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Rock climbing link to Dupuytren's disease (Read 116931 times)

SA Chris

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It maybe coincidental but mine first appeared shortly after taking supplements (glucosamine I think)


Mine definitely accelerated when i was taking this too. Apparently there is a link

https://www.dupuytren-online.info/dupuytren_stages_therapies.html

see last para.

SA Chris

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Waking up with ring finger now (has worst DC) curled, and a weird resistance to it opening (feels a bit like opening one of those kitchen drawers with the soft close mechanism!), and any time I close and open it now it feels like some resistance. Is this how the contraction starts? Wondering if splinting it straight overnight would help at all? 

spidermonkey09

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I splinted my finger straight overnight when I had a collateral ligament problem and it worked really well. Its an excuse to buy and eat a load of ice lollies as well.

SA Chris

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:) we have a drawer full, collected for numerous art projects. Did you just tape it loosely?

spidermonkey09

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Yeah, basically. Nothing fancy.

SA Chris

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Cool cheers. Fortunately it's in my right hand and I'm left handed, so no embarrassing splinter removal ;)

tlr

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I thought that the following info might be useful to some folks as I had the full fasciectomy last week.

I have had a Dupytrens contracture on my left hand for as long as I can remember, probably since my early 30s which was 20 years ago. It was pulling my ring finger in at the MCP joint and got to the point that I couldn't hand jam as I couldn't get my hand in the crack in the first place.

12 or 13 years ago I had the needle fasciotomy which was quick and easy with good results, but the contracture returned with a year or 2. As I had pretty much stopped climbing by then I just ignored it.

My wife is an upper limb orthopaedic anaesthetist, so she and her surgeon see hundreds of Dupytrens and kept a vague eye on it along with the occasional look at it from a friendly surgeon in social settings. Although it never bothered me in the slightest (cycling, photography, computer stuff), once it reached about 70-80 contracture they (wife / surgeon) decided it would be better to sort it before skin grafts were required.

I then saw the surgeon 'officially' through the NHS, got into the system and scheduled an autumn op last week. This involved turning up at the hospital at 7am, having a general anaesthetic and a block (could just have had a block, but I decided I had no wish to witness the carnage) and home by 1pm.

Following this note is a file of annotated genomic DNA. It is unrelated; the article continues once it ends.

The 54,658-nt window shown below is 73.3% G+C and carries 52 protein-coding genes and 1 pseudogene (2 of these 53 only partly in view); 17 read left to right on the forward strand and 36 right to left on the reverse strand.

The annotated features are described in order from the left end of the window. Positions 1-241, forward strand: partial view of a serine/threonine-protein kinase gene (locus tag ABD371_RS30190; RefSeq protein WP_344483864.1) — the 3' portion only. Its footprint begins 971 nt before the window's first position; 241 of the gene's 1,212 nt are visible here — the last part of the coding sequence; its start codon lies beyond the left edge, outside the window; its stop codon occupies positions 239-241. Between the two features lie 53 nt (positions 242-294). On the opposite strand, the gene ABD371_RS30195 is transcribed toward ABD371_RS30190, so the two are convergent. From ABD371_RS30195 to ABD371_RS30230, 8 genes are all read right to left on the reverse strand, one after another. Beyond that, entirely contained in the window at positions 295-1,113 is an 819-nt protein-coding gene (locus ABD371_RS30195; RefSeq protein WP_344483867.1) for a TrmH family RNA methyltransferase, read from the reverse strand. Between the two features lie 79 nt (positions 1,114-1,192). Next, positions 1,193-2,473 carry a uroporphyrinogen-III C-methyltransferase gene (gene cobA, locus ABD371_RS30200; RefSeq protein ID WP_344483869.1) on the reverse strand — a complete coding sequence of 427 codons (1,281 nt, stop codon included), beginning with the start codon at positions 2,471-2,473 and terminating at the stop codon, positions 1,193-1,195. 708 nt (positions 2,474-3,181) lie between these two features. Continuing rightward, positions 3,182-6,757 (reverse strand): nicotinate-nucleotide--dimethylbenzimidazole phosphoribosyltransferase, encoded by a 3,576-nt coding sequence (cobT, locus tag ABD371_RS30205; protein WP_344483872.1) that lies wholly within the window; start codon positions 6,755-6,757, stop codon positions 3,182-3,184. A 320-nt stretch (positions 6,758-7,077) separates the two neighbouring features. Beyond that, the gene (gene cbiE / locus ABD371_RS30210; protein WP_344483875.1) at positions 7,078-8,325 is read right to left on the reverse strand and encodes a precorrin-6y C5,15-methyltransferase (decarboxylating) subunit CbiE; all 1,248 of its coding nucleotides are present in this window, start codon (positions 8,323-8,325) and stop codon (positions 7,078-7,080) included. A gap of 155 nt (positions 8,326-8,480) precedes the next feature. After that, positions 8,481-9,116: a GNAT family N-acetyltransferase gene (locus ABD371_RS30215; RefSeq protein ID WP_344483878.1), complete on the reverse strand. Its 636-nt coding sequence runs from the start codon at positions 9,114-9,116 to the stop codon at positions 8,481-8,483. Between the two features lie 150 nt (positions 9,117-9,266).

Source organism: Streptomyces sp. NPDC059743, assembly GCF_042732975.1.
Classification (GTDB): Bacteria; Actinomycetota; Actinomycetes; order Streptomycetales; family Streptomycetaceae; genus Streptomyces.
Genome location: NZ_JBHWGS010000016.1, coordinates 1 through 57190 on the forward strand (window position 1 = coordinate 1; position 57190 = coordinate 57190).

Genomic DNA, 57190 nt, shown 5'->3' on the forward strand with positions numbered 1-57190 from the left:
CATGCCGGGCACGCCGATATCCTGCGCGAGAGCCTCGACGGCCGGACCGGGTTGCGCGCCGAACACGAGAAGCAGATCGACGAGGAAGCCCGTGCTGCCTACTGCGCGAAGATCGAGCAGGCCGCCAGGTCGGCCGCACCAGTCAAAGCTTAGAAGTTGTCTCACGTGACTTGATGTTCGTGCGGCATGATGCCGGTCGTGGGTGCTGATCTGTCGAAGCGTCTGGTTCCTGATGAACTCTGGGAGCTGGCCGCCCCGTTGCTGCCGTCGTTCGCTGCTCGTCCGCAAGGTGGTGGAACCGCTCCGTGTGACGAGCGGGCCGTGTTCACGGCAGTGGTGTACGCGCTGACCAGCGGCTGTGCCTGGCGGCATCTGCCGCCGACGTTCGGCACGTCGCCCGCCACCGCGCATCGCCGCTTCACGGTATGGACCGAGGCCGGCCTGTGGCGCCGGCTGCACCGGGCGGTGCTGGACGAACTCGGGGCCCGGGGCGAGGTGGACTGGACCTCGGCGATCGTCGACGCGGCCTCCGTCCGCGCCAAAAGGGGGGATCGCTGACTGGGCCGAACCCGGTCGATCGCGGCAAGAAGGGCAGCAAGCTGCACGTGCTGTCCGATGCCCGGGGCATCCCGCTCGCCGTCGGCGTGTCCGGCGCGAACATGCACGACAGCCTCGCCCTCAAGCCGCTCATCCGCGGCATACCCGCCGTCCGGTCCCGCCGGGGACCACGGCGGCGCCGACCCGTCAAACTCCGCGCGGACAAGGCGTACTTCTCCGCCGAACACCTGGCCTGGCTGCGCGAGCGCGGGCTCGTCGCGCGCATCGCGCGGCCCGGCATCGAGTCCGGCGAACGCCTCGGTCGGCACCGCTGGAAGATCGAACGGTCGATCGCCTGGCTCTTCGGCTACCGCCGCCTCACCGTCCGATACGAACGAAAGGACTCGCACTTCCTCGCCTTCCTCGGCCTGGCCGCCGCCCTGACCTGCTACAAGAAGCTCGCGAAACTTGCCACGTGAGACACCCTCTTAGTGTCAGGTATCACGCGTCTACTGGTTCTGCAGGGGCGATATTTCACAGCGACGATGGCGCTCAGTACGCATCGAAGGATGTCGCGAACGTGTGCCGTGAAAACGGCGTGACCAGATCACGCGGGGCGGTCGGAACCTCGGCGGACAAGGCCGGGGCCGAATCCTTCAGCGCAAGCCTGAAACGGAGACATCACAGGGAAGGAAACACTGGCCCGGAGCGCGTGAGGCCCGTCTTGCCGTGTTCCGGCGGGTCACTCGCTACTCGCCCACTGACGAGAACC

One long, zig-zag cut and 30 stitches later, my hand lays flat again and I have had zero pain from the op. I had a plaster splint for 5 days which was a bit tedious but now I just have some plasters and tubi-grip to protect it with a splint to wear at night. The stitches will dissolve in a couple of weeks at which point I need to massage it with moisturiser.

It'll be another month before I can ride outside, but I will be on the turbo once the stitches have gone and it's safe to get the wound wet. I'd imagine that it would be at least that long before climbing too, if not longer.

For those of you who have seen Pod's UKC article, my contracture was considerably worse than his, and the surgeons cut longer (albeit I only had one contracture).

Early days, but seems successful so far.


SA Chris

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Good to know it's not that bad once it comes to it! I'm not there yet...

steveri

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Thanks - that's good data. I've had it 10+ years and the lumps have been getting worse more recently. Contractures still not too bad but the lumps are starting to get in the way.

I mentioned it in a recent rheumatology appt again and they've referred me onto the orthopods. The initial concern from rheumatology was "has it gone too far to treat?" ...but that doesn't sound like an issue from your update, so thanks for taking the time.

SA Chris

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From what I've read, most people never progress beyond nodules / lumps, and those who develop into cords, most never get contractions, and generally, surgery seems to be avoided until there are contractions, so not sure when "too far to treat" is regarded as.

steveri

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Yep, best not give too much weight to an off the cuff remark.

SA Chris

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Is that a deliberate pun or are you just going to palm it off as one?

steveri

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If only I were clever enough for that sleight of hand.

 

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